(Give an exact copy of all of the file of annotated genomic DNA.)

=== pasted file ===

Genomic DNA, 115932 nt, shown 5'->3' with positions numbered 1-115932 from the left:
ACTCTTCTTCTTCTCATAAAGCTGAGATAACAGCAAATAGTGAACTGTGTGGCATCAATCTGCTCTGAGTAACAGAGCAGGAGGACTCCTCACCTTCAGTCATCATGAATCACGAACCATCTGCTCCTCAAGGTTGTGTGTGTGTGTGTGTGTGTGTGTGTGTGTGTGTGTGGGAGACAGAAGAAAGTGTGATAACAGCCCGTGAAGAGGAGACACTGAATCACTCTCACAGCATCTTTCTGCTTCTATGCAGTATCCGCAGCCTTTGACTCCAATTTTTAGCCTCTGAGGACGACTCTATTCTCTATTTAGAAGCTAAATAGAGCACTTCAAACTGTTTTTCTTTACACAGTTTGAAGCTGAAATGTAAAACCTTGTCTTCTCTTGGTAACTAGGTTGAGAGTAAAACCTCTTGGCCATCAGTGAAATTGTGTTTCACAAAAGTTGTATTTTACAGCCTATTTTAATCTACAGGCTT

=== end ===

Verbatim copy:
Genomic DNA, 115932 nt, shown 5'->3' with positions numbered 1-115932 from the left:
ACTCTTCTTCTTCTCATAAAGCTGAGATAACAGCAAATAGTGAACTGTGTGGCATCAATCTGCTCTGAGTAACAGAGCAGGAGGACTCCTCACCTTCAGTCATCATGAATCACGAACCATCTGCTCCTCAAGGTTGTGTGTGTGTGTGTGTGTGTGTGTGTGTGTGTGTGTGGGAGACAGAAGAAAGTGTGATAACAGCCCGTGAAGAGGAGACACTGAATCACTCTCACAGCATCTTTCTGCTTCTATGCAGTATCCGCAGCCTTTGACTCCAATTTTTAGCCTCTGAGGACGACTCTATTCTCTATTTAGAAGCTAAATAGAGCACTTCAAACTGTTTTTCTTTACACAGTTTGAAGCTGAAATGTAAAACCTTGTCTTCTCTTGGTAACTAGGTTGAGAGTAAAACCTCTTGGCCATCAGTGAAATTGTGTTTCACAAAAGTTGTATTTTACAGCCTATTTTAATCTACAGGCTT